While this article in the National Business Review somehow interpreted English not answering on climate change as leading on climate change, the issue of climate change is far less contentious than how it is often presented in the media. With 97% of publishing, peer-reviewed scientists agreeing that climate change is due to human activity (source: NASA), the arguments against it are often based on myth. It is not unusual to hear such myths bandied around as the temperature has not risen for the last 17 years, and the notion that because some parts of the world are cooling global warming is dismissed as an overall trend. Such myths propagate from the way that science is always interpreted through the lens of the social, an area that has received much more attention in literature since Bruno Latour and Thomas Kuhn paved the way for frameworks that examine how the reception of science is often based less on fact and more around the way that it taps or butts against notions of social consensus. Climate change and how we deal with it has also been influenced by the demands of industry, which has been based on the previous paradigm of exploiting resources, making it a touchy issue where legislation (such as carbon taxes) impact on the bottom line. This, together with confusion over the journalistic values of balance (which sees the skeptic side elevated despite broader scientific consensus) has clouded the issue. Moreover, climate change as an issue that requires nation state cooperation often butts against the internal interests of the nation state in requiring a much more global cooperation that transcends geopolitical factions.

Yet if it is not taken seriously in New Zealand, and often paraded as myth in the US media, there are indications that the defense industries are taking the IPCC’s predictions with much more weight. James Clapper is the current Director of National Intelligence and most senior security advisor to President Obama, overseeing 16 intelligence agencies. In the 2013 World Threat Assessment Report, Clapper trots out the usual geopolitical threats to US interests while highlighting the impact that climate change will have on migration and conflict. Clapper’s views reiterate that of the US Commander of the Pacific Navy, Navy Admiral Samuel J. Locklear III, who states that climate change is the biggest threat facing the Pacific. This threat, he argues, has led the US Navy to look at scenarios where they may have to work with China and India to manage the effects of climate change on populations. This news will not come as any surprise to anyone who follows US military policy. Since 2010, the Pentagon has had much more emphasis on the role of climate change and the pressure it places on resources to exacerbate conflicts.  The Pentagon estimated in 2010 that more than 30 US military bases are at risk from sea levels rising and the instability caused by climate change led weather effects. In 2008, the Center for a New American Security conducted climate war games set in the year 2015 with 45 scientists and national security analysts from Asia, South Asia, Europe and America in an attempt to see how nations might collaborate to deal with escalating conflicts from climate change effects.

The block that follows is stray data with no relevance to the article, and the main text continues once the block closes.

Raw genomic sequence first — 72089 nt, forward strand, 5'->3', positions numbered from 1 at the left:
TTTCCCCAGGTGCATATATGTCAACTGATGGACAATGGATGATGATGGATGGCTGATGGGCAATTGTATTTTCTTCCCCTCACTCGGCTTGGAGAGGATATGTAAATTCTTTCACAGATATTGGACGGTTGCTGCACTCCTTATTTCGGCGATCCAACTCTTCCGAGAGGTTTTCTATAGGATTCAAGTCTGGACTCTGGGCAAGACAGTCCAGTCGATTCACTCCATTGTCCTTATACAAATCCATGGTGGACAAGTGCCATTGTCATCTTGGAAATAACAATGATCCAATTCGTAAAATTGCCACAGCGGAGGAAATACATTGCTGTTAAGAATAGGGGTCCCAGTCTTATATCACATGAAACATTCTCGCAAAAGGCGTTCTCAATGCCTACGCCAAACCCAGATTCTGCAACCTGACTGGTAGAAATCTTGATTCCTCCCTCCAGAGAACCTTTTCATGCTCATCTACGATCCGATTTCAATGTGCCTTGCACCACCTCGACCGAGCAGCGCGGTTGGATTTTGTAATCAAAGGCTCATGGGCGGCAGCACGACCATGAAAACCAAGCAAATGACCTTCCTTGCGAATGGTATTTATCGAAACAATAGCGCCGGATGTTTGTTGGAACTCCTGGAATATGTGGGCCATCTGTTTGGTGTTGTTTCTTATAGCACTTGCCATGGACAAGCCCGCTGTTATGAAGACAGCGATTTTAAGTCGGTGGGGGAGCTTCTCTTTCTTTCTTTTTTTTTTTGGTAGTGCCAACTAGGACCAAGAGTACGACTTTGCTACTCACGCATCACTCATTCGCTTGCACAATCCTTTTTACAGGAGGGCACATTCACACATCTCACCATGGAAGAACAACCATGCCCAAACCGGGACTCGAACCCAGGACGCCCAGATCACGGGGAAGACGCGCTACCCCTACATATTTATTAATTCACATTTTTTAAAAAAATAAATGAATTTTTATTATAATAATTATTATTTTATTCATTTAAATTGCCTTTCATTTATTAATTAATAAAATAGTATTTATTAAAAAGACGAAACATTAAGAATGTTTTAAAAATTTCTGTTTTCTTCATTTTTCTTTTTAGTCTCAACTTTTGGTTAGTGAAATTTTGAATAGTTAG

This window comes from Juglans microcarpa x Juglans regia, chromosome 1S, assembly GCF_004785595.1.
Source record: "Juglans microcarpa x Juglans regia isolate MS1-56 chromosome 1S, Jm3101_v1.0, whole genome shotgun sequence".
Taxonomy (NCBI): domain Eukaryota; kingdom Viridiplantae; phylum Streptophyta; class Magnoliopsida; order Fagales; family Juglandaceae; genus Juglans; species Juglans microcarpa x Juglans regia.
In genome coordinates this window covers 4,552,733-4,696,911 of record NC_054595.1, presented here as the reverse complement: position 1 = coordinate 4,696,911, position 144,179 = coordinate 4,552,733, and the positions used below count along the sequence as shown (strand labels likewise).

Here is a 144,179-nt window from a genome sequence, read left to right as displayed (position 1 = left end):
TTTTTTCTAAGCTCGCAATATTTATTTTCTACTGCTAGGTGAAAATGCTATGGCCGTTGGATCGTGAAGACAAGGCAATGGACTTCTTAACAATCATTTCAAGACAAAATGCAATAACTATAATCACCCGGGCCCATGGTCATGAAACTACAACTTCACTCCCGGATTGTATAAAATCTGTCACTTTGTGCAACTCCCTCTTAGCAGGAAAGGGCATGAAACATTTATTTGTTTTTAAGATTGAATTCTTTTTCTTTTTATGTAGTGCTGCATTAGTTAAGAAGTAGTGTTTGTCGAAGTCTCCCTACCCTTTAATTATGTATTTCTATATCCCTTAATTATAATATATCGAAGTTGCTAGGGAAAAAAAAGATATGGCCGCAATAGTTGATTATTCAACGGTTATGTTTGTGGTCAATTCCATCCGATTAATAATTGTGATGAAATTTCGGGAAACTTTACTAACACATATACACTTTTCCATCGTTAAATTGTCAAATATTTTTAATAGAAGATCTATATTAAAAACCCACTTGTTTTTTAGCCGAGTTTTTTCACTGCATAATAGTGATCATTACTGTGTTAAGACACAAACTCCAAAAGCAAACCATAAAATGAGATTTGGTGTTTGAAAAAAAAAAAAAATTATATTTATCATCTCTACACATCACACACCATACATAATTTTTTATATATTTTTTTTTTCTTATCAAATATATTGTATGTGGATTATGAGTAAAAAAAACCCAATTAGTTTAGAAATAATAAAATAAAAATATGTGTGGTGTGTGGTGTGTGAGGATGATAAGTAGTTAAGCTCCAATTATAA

The focus from the US military should signal to the New Zealand government that while climate change threats are often taken as marginal by the media and the public, the science is entering the mainstream. This should not be taken as the need to secure ourselves against our Pacific neighbours  – as this article from the AUT Pacific Media Centre shows, the Pacific Islands that surround us want to hold onto their sovereign nations and waters rather than migrating. However, in the context of looking at the ongoing impact of a greater frequency of drought, the notion of climate change needs to move to the centre of our discussions rather than remaining at the periphery.

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Brain fades and balls ups



John Banks - John Key - David Shearer


On 20 March, Key made this curious remark, regarding Shearer’s stuff-up over his undeclared New York bank account,

“You don’t get cut any slack from the Labour Party when you say (you’ve made) a mistake but when they make one they don’t want anyone to have a look at it.”

Acknowledgement: Radio NZ – IRD knew of Shearer account, but not Parliament

There are two points of interest regarding that remark,

1. “…but when they make one they don’t want anyone to have a look at it.”

Not true.

As Vernon Small wrote in the Dominion Post on 21 March,

He was right to front-foot it by doing the rounds of the press gallery to disclose his blunder and face the music. It would have played must worse if he had left it until the next register of pecuniary interests was published.

Acknowledgement:  Fairfax media – Shearer’s bank blunder threatens chances

Yet again this is another prime  example of Key willfully mis-representing facts to suit his own purpose. His ability to “bend the truth” is unparalled by any other Prime Minister, whether Labour or National.

Shearer actually fronted to journalists and made a candid admission of his stuff-up.

When is the last time Key or Banks did the same?

2. You don’t get cut any slack from the Labour Partywhen you say (you’ve made) a mistake…”

Why should Labour (or any other Party) cut any slack” for the National-led government?